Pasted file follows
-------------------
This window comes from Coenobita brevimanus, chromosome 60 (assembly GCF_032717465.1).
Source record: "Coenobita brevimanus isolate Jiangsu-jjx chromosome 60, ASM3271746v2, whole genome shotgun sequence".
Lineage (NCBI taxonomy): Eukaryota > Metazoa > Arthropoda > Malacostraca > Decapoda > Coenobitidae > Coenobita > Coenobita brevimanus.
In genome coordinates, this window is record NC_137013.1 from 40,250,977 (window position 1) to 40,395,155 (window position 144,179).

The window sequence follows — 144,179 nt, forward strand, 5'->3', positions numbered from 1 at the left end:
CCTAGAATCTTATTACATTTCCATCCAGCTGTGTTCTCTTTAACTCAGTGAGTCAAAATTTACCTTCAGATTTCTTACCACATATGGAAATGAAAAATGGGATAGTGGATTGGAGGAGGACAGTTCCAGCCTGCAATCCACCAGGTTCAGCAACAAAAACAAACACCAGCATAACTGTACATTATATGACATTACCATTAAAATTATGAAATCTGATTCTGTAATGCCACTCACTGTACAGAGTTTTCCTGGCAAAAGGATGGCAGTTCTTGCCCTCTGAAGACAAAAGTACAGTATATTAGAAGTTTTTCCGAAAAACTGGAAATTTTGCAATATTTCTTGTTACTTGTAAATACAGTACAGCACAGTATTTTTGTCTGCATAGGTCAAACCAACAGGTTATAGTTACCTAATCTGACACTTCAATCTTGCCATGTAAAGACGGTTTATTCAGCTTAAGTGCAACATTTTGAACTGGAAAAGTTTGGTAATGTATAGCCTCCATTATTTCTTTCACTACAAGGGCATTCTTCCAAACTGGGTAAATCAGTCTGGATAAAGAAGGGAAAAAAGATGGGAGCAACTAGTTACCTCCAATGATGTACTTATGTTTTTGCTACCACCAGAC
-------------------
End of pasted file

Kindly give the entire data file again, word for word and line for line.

This window comes from Coenobita brevimanus, chromosome 60 (assembly GCF_032717465.1).
Source record: "Coenobita brevimanus isolate Jiangsu-jjx chromosome 60, ASM3271746v2, whole genome shotgun sequence".
Lineage (NCBI taxonomy): Eukaryota > Metazoa > Arthropoda > Malacostraca > Decapoda > Coenobitidae > Coenobita > Coenobita brevimanus.
In genome coordinates, this window is record NC_137013.1 from 40,250,977 (window position 1) to 40,395,155 (window position 144,179).

The window sequence follows — 144,179 nt, forward strand, 5'->3', positions numbered from 1 at the left end:
CCTAGAATCTTATTACATTTCCATCCAGCTGTGTTCTCTTTAACTCAGTGAGTCAAAATTTACCTTCAGATTTCTTACCACATATGGAAATGAAAAATGGGATAGTGGATTGGAGGAGGACAGTTCCAGCCTGCAATCCACCAGGTTCAGCAACAAAAACAAACACCAGCATAACTGTACATTATATGACATTACCATTAAAATTATGAAATCTGATTCTGTAATGCCACTCACTGTACAGAGTTTTCCTGGCAAAAGGATGGCAGTTCTTGCCCTCTGAAGACAAAAGTACAGTATATTAGAAGTTTTTCCGAAAAACTGGAAATTTTGCAATATTTCTTGTTACTTGTAAATACAGTACAGCACAGTATTTTTGTCTGCATAGGTCAAACCAACAGGTTATAGTTACCTAATCTGACACTTCAATCTTGCCATGTAAAGACGGTTTATTCAGCTTAAGTGCAACATTTTGAACTGGAAAAGTTTGGTAATGTATAGCCTCCATTATTTCTTTCACTACAAGGGCATTCTTCCAAACTGGGTAAATCAGTCTGGATAAAGAAGGGAAAAAAGATGGGAGCAACTAGTTACCTCCAATGATGTACTTATGTTTTTGCTACCACCAGAC